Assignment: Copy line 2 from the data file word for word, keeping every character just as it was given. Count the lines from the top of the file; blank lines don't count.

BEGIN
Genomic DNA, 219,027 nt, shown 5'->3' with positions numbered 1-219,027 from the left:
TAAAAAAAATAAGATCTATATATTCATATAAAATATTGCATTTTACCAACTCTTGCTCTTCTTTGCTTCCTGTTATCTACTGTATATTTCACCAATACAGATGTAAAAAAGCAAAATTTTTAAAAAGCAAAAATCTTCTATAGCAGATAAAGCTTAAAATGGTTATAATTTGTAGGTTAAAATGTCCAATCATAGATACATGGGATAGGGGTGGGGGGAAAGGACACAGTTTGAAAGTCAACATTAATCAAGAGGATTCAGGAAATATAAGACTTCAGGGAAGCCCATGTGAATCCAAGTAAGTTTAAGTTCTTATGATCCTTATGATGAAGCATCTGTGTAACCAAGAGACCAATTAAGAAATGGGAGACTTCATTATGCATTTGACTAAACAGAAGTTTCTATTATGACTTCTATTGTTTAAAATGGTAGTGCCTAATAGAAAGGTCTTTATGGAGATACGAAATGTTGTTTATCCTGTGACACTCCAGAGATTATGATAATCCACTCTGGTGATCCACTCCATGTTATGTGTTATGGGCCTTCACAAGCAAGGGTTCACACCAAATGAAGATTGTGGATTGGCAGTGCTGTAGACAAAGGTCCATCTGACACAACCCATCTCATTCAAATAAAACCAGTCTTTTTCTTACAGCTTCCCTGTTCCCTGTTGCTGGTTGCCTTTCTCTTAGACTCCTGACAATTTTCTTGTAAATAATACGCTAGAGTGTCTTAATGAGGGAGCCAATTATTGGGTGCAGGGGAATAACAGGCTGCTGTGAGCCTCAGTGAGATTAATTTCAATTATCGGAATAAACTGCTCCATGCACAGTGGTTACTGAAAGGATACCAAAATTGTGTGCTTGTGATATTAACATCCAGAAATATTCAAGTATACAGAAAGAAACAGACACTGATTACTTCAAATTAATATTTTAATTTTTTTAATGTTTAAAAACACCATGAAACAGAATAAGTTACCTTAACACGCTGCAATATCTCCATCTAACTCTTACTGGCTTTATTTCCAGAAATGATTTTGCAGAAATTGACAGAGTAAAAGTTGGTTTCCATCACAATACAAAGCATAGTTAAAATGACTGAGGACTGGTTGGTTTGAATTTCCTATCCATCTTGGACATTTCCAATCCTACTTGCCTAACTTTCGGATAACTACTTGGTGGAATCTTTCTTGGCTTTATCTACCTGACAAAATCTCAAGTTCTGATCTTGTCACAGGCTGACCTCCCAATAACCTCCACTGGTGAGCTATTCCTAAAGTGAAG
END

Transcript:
TAAAAAAAATAAGATCTATATATTCATATAAAATATTGCATTTTACCAACTCTTGCTCTTCTTTGCTTCCTGTTATCTACTGTATATTTCACCAATACAGATGTAAAAAAGCAAAATTTTTAAAAAGCAAAAATCTTCTATAGCAGATAAAGCTTAAAATGGTTATAATTTGTAGGTTAAAATGTCCAATCATAGATACATGGGATAGGGGTGGGGGGAAAGGACACAGTTTGAAAGTCAACATTAATCAAGAGGATTCAGGAAATATAAGACTTCAGGGAAGCCCATGTGAATCCAAGTAAGTTTAAGTTCTTATGATCCTTATGATGAAGCATCTGTGTAACCAAGAGACCAATTAAGAAATGGGAGACTTCATTATGCATTTGACTAAACAGAAGTTTCTATTATGACTTCTATTGTTTAAAATGGTAGTGCCTAATAGAAAGGTCTTTATGGAGATACGAAATGTTGTTTATCCTGTGACACTCCAGAGATTATGATAATCCACTCTGGTGATCCACTCCATGTTATGTGTTATGGGCCTTCACAAGCAAGGGTTCACACCAAATGAAGATTGTGGATTGGCAGTGCTGTAGACAAAGGTCCATCTGACACAACCCATCTCATTCAAATAAAACCAGTCTTTTTCTTACAGCTTCCCTGTTCCCTGTTGCTGGTTGCCTTTCTCTTAGACTCCTGACAATTTTCTTGTAAATAATACGCTAGAGTGTCTTAATGAGGGAGCCAATTATTGGGTGCAGGGGAATAACAGGCTGCTGTGAGCCTCAGTGAGATTAATTTCAATTATCGGAATAAACTGCTCCATGCACAGTGGTTACTGAAAGGATACCAAAATTGTGTGCTTGTGATATTAACATCCAGAAATATTCAAGTATACAGAAAGAAACAGACACTGATTACTTCAAATTAATATTTTAATTTTTTTAATGTTTAAAAACACCATGAAACAGAATAAGTTACCTTAACACGCTGCAATATCTCCATCTAACTCTTACTGGCTTTATTTCCAGAAATGATTTTGCAGAAATTGACAGAGTAAAAGTTGGTTTCCATCACAATACAAAGCATAGTTAAAATGACTGAGGACTGGTTGGTTTGAATTTCCTATCCATCTTGGACATTTCCAATCCTACTTGCCTAACTTTCGGATAACTACTTGGTGGAATCTTTCTTGGCTTTATCTACCTGACAAAATCTCAAGTTCTGATCTTGTCACAGGCTGACCTCCCAATAACCTCCACTGGTGAGCTATTCCTAAAGTGAAG